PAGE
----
Governance gets a shake up at corporate AGMs
The leading electronics manufacturer highlighted its will to share earnings with shareholders this year. The company has seen record-high sales of 239.6 trillion won ($220.4 billion) and an operating profit of 53.6 trillion won.
A major change approved by the leading electronics manufacturer’s shareholders was the 50-to-one stock split. This will drop the trading price on the Kospi from nearly 2.5 million won to 50,000 won, making it more affordable for smaller investors. Samsung Electronics was traded at 2,486,000 won per share as of Friday.
Trading of Samsung shares will be halted for three trading days starting from April 30. The newly split stocks will be listed on May 4.
“Most Samsung Electronics shares were traded by institutional investors whereas it was more difficult for small investors,” said the company’s CEO Kwon Oh-hyun who led Friday’s meeting. “We decided to split the stock so that more investors can take away dividends.”
He later added that Samsung will focus on increasing dividends as a way to share profits with stakeholders. The company plans to give back 10 trillion won this year.
Heir apparent Lee Jae-yong did not attend the general meeting. There was speculation that Friday’s event might be his first official appearance since his release from prison last month. Lee was imprisoned for nearly a year on bribery charges and is still under probation. He has maintained his position as a director and board member.
Samsung Electronics also announced Friday that it would separate the roles of board chairman and CEO for the first time in the company’s history. Since its establishment, Samsung Electronics’ CEO has acted as the board chairman, including Kwon. The board chairman position went to Samsung Electronics President and former Chief Financial Officer Lee Sang-hoon.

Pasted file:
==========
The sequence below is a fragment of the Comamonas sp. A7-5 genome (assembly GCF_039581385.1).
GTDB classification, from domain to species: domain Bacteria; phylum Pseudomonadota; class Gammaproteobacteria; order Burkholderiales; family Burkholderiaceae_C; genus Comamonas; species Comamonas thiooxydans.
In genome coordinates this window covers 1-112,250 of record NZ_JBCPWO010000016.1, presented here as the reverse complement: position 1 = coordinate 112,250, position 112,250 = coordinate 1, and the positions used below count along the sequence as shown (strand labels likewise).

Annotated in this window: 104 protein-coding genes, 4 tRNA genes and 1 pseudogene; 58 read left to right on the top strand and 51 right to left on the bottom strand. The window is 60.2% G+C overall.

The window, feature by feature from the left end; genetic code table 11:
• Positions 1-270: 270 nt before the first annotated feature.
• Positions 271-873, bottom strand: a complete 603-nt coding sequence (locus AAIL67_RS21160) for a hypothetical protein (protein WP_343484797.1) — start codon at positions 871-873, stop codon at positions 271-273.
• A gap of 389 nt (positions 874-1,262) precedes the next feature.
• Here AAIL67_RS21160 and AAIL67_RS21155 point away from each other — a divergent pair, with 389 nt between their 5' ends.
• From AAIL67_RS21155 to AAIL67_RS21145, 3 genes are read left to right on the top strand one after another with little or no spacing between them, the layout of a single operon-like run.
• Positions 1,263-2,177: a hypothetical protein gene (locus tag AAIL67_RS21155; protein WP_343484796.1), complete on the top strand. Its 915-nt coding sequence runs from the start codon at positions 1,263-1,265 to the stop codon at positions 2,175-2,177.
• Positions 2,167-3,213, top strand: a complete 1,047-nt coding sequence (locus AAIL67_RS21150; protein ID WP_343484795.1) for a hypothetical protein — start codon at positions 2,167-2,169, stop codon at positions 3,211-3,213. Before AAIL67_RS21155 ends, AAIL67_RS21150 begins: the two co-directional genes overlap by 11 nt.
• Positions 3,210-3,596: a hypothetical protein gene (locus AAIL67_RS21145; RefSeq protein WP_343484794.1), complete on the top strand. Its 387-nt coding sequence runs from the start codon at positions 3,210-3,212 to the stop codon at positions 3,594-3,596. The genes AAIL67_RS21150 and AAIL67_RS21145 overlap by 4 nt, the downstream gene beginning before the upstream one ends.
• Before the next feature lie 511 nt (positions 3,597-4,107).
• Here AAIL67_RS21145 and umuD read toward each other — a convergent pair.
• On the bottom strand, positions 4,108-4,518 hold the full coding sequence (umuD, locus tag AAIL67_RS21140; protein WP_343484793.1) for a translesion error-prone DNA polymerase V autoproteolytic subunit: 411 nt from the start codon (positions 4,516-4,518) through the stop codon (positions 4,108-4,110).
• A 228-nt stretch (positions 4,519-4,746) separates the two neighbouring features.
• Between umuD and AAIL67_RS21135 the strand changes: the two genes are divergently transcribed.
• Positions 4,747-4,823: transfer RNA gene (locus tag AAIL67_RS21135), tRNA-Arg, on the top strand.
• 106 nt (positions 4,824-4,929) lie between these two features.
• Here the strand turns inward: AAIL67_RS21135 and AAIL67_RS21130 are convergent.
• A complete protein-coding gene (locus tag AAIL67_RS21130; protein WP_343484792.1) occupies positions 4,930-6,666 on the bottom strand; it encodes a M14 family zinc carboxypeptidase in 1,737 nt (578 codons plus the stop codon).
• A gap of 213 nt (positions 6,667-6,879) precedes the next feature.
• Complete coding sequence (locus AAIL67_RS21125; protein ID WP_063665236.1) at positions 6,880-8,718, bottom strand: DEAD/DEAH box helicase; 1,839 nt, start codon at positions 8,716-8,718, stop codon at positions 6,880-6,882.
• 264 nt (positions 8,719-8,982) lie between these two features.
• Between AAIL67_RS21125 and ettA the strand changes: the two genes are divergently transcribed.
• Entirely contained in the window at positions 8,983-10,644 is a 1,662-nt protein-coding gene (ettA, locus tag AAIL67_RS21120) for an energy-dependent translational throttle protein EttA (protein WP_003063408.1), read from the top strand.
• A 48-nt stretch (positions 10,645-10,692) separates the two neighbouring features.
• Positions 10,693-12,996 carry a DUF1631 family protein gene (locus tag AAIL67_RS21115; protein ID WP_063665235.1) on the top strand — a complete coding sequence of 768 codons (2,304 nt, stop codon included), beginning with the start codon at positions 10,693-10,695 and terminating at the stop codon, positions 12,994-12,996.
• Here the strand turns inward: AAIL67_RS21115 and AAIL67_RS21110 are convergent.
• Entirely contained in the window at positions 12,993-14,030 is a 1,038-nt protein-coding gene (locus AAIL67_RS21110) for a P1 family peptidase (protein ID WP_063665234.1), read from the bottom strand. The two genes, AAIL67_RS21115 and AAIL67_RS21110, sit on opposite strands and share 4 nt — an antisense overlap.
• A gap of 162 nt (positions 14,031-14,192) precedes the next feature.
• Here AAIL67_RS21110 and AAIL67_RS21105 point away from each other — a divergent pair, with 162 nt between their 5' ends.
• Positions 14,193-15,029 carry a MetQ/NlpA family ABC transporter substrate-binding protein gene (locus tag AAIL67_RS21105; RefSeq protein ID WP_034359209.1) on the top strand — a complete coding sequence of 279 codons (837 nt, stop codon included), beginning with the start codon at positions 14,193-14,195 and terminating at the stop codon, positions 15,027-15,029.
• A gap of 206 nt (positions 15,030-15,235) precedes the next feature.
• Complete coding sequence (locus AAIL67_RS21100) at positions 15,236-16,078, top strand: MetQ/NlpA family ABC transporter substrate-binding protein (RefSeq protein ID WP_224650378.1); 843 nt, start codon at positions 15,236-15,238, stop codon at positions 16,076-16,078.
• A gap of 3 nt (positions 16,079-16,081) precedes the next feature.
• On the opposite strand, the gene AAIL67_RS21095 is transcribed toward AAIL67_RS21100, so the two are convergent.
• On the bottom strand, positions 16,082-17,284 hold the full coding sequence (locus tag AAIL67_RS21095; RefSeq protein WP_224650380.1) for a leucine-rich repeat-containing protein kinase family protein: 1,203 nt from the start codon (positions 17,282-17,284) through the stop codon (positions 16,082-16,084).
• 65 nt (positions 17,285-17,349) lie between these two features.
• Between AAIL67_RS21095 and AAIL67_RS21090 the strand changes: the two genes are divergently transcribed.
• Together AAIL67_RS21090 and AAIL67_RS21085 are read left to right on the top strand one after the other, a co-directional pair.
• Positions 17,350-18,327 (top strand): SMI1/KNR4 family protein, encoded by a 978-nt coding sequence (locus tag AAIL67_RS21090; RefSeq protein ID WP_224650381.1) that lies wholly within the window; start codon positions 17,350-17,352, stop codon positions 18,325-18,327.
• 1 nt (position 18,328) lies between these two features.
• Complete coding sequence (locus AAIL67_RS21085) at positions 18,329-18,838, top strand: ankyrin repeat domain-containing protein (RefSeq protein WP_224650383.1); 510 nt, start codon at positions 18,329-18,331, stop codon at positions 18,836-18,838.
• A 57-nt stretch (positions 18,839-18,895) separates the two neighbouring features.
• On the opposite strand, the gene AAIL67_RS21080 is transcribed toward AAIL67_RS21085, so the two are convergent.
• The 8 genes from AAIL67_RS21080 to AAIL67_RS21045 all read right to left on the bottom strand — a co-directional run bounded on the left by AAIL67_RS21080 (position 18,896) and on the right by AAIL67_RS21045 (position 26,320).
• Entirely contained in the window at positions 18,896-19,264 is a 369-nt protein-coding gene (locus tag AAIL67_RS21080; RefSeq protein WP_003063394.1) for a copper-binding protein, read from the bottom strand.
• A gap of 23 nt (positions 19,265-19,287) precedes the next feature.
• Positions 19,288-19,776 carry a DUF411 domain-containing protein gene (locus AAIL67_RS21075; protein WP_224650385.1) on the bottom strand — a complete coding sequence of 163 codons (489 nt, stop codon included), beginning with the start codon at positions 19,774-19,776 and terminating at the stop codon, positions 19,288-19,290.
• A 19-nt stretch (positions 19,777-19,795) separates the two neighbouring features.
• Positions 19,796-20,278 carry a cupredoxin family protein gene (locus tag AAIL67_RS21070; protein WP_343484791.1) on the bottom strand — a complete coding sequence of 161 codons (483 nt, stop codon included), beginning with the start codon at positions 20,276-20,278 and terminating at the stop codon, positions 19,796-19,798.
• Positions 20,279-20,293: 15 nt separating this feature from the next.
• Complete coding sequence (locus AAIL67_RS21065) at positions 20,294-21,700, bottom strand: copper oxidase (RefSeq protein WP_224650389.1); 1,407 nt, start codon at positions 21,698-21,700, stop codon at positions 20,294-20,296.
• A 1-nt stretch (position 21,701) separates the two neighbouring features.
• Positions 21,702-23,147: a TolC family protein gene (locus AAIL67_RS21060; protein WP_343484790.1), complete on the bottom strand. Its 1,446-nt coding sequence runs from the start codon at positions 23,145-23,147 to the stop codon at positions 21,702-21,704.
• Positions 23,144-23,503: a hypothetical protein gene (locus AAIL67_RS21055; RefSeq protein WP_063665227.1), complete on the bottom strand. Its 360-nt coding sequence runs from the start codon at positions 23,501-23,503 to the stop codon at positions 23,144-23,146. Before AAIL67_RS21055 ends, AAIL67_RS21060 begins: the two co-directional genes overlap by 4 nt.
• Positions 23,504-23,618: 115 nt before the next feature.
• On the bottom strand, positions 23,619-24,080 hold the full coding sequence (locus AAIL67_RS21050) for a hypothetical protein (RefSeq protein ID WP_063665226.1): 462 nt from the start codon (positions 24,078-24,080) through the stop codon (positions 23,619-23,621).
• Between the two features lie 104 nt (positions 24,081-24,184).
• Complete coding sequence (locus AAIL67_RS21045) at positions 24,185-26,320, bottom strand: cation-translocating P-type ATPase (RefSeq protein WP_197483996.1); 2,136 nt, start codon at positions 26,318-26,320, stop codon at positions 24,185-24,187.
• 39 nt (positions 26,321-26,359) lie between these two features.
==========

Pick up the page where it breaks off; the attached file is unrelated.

“The separation will further empower the board of directors and enhance its independence,” said Kwon. “The board will be able to evaluate the company’s performance more objectively and have greater authority and efficiency as a decision making body.”
At mobile carrier KT’s meeting on Friday, shareholders voted to change the CEO appointment system to further distance the company from government interference.
KT used to be a state-run corporation before 2002, and has often had former state officials with no real management background in the private sector appointed to its leadership.
Until now, KT CEOs were selected from a list of candidates chosen by a “CEO recommendation committee.” This body was comprised of one internal and multiple external directors. The board of directors would vote from this pool.
However, the revision of this policy adopted at Friday’s meeting will allow the board of directors to select CEO candidates, while the committee will only help with the evaluation process. Corporate experience was also added to the assessment criteria. Requirements for external director appointment were reinforced as well.
“The essence of the policy change was to enhance independence and transparency in the selection process for CEOs and external directors,” KT said in a statement.
Meanwhile, members of KT’s new labor union protested against KT President and Board Chair Hwang Chang-gyu outside the meeting. This smaller union of 20 to 30 members has been requesting Hwang’s resignation regarding his alleged involvement in a KT slush fund offered to politicians in 2014 — a case currently under investigation. The union opposed the changed governance system, saying that the change does not enhance the board’s independence from management.
Among other notable company that held a general meeting was Lotte Group. Convicted Chair Shin Dong-bin was re-appointed as an internal director for two of the group’s core affiliates — Lotte Shopping and Lotte Confectionery. His older sister Shin Young-ja was not put to vote to prolong her term as director at Lotte Shopping, as she voluntarily offered to resign from the position earlier this month. She was ruled guilty of embezzlement last year.
BY SONG KYOUNG-SON [email@example.com]